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Six ways to jump-start your spring garden

Ashley Abramson

THE WASHINGTON POST – Depending on where you live, you may not start to see blooms and buds for a few more weeks. But there are steps you can take now to start preparing your garden for the growing season and the longer, warmer days to come.

Most plants stop growing during winter to conserve energy, relying on stored nutrients beneath the soil to sustain them. The arrival of early spring, when an increase in daylight begins to trigger plant growth, is the perfect time to put in a bit of work to help your plants thrive during the year.

Here’s how to prepare for the growing season, according to gardening experts.

– Start with your tools. Dig out your gardening tools and ensure they’re in working condition, a professional certified horticulturist and owner of the Pampered Garden, a DC – based gardening and landscaping business Amy Chaffman, suggested cleaning your pruners and shears with rubbing alcohol to avoid spreading any remnants of diseases from last year.

Sharpen tools that need it, including pruning shears, hedge trimmers and lawn mower blades.

“If you have to use a lot of force with the handles to get a nice, clean cut on a stem, it’s probably time to sharpen them,” said lead horticulturist at the Smithsonian Gardens Sarah Dickert. Charge any battery-operated tools, such as chain saws, weed whackers or lawn mowers, and change the filters on gas-powered models. Equipment manuals should include instructions for recommended regular maintenance; early spring is a good time to take care of such tasks. If you find you’re missing something or need to replace a piece of equipment, don’t wait. According to a horticulture agent at the Greenwood County Cooperative Extension Office in South Carolina to Stephanie Turner, some items may be difficult to find later in the season, especially with continuing shipping and supply chain issues.

– Clean up leaves. Last year’s leaves make a good habitat for pollinators in winter, but now that it’s getting warmer, Dickert said it’s time to clean up any remaining leaves in your flower bed, especially the ones around plants that are susceptible to disease, such as boxwoods or roses.

“Disease spores can still live on leaves and debris that are around those plants and can infect the plants in the new season,” she said. Plus, Chaffman said, raking away leaves helps you see new plant growth and avoid stepping on tender shoots when you’re working in your garden.

– Cut back perennials. Early spring is the ideal time to cut back last year’s spent perennials to prepare for new growth, Dickert said.

She suggested cutting back each stem, leaving six to eight inches above the soil, so you can see where your plants are, and she said to avoid covering growth areas if you add mulch.

Afterward, consider composting trimmed plant matter or cutting it up to create mulch.

Roses, Chaffman said, also need pruning, as do many trees and bushes, for shaping purposes. It’s also best to do this while the plants are dormant. “It’s easier to see what you’re doing without all the foliage,” said extension specialist and director of the Home and Garden Information Center at the University of Maryland Extension Jon Traunfeld.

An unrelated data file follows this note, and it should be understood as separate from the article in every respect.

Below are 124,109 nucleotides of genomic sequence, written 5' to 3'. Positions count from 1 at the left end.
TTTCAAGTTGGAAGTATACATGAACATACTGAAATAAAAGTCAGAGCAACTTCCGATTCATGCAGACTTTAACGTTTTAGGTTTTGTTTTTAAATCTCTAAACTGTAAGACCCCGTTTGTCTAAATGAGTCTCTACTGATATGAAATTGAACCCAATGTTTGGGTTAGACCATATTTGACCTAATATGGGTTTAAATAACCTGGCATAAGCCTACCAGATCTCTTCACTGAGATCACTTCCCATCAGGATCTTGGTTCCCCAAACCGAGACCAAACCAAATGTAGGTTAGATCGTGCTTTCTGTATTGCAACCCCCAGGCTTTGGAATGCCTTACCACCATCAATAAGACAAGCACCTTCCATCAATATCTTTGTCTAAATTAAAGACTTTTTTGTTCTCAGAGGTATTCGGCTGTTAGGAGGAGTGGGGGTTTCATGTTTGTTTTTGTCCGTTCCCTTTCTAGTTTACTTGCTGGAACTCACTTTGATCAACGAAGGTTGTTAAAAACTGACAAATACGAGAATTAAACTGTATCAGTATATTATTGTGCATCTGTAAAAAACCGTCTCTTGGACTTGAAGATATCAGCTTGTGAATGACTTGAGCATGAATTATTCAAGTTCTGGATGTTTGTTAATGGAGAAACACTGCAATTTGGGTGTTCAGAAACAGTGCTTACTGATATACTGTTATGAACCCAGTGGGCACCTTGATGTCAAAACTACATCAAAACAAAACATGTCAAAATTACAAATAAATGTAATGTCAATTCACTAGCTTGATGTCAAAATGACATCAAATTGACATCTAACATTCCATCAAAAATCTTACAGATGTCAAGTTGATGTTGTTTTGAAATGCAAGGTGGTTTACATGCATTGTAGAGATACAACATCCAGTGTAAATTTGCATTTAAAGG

– Get ahead of the weeds. To keep weeds from overtaking your garden, Traunfeld suggested removing them before the active growing season. Herbicides can damage your garden, so he recommended hand-pulling or using a hoe. You can also contain weeds by covering them in mulch. “If there are weed seeds already in the soil, mulch can prevent sunlight from getting to those seeds, so they won’t germinate,” Dickert said. “If seeds fall on top of the mulch, there isn’t as much growing material. It’s a looser texture, so they can’t germinate easily.”

– Consider fertilising. Perennials, shrubs and trees typically don’t need fertilising, Traunfeld said, especially if you’ve added organic matter to the soil. Too much fertiliser can burn the roots and damage the foliage. Annuals and vegetables, on the other hand, may need a boost.

Testing your soil can indicate whether you need to fertilise – and where. You can pick up a soil-testing kit from your local extension office or purchase one at a nursery or gardening centre. Follow the steps for testing your soil, then drop off or mail the samples according to the product’s instructions, if that’s the type of test you bought.

A lab will analyse the soil and share information about its pH and nutrient content, along with recommendations for fertilising. “A lot of people blindly apply fertiliser, but you’ll get much better results if you know what your soil really needs,” Turner said.

If you plan to fertilise, timing is important. Chaffman recommended waiting until the soil temperature is above 50 degrees.

Aerate your soil first, so the nutrients can go deeper, and apply the fertiliser before mulching.

“You don’t want the fertiliser to have to dissolve through the mulch just to get down to the soil,” Chaffman said.

– Add mulch. A few inches of mulch can prevent soil from washing away in storms, moderate soil temperatures and lock in moisture, Traunfeld said.

If you have mulch left over from last year, Dickert said, you can rake it to freshen up its appearance.

The University of Maryland Extension advises using locally sourced mulch, such as pine needles, grass clippings, leaves and newspapers, which are more environmentally friendly than many store-bought options.